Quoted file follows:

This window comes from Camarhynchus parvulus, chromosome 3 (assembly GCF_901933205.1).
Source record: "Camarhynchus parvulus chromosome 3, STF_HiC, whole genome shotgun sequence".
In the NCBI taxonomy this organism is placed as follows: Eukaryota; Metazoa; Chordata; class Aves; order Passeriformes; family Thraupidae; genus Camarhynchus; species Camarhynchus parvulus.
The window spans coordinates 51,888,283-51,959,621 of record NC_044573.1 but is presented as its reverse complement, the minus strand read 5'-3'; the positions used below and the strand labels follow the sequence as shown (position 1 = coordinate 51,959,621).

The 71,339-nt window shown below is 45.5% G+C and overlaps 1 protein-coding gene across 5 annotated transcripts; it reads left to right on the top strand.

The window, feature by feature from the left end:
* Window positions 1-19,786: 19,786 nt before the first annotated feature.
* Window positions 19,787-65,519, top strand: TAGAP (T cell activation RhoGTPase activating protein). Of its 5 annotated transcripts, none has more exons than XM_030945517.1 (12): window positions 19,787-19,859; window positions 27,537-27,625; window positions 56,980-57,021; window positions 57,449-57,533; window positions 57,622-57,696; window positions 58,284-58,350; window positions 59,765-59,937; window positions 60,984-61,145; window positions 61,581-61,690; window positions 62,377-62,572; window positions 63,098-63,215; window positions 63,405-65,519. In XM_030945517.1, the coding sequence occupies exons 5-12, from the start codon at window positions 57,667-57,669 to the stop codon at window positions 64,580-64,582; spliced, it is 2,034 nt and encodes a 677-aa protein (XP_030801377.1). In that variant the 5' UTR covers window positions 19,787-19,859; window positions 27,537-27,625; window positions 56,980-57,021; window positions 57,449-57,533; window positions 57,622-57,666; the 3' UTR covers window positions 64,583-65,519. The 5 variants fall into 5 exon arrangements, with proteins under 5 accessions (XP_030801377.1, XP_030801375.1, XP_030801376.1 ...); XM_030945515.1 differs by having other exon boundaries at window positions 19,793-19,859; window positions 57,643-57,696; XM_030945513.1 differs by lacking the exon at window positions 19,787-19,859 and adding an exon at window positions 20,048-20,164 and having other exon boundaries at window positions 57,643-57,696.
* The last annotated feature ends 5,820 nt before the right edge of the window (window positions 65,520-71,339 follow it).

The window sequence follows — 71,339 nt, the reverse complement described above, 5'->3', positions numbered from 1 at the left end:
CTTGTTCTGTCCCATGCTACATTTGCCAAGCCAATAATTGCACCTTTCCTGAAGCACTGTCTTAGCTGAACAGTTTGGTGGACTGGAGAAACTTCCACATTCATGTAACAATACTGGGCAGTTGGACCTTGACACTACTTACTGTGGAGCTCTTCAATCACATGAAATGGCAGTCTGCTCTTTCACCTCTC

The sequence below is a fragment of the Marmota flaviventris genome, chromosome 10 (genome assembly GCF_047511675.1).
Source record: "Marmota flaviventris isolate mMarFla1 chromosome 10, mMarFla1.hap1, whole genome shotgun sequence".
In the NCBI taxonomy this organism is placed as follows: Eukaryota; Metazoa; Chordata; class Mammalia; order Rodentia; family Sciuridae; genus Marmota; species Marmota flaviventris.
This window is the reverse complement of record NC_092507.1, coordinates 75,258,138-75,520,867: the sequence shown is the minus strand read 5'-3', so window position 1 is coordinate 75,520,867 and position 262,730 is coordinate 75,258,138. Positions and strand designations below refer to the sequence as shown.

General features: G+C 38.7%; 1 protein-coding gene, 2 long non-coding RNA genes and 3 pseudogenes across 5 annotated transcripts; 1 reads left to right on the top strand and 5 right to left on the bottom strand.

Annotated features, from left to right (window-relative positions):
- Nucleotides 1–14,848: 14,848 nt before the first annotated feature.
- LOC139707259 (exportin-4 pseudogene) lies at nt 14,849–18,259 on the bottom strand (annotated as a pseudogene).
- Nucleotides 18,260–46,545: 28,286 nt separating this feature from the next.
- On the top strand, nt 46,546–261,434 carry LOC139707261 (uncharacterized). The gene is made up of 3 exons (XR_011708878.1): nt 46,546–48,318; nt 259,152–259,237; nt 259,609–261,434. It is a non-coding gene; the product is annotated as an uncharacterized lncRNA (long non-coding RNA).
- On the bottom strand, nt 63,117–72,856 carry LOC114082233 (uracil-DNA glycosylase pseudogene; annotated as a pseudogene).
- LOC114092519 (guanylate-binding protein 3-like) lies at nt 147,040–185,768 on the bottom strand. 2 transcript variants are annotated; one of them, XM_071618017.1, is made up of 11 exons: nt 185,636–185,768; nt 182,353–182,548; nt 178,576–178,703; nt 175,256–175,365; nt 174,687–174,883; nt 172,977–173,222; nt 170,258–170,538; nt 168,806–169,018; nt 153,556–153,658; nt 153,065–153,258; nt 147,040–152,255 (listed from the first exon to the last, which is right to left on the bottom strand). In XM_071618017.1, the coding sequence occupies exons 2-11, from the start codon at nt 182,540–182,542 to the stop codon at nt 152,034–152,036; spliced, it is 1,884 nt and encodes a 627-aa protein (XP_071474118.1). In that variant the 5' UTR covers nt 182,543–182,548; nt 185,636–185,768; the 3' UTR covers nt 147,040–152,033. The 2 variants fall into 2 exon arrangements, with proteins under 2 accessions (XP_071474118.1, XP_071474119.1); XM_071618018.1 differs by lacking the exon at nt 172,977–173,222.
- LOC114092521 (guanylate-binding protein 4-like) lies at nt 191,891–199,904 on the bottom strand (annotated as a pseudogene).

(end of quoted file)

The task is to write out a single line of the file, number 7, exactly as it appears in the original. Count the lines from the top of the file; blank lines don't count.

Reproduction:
* Window positions 1-19,786: 19,786 nt before the first annotated feature.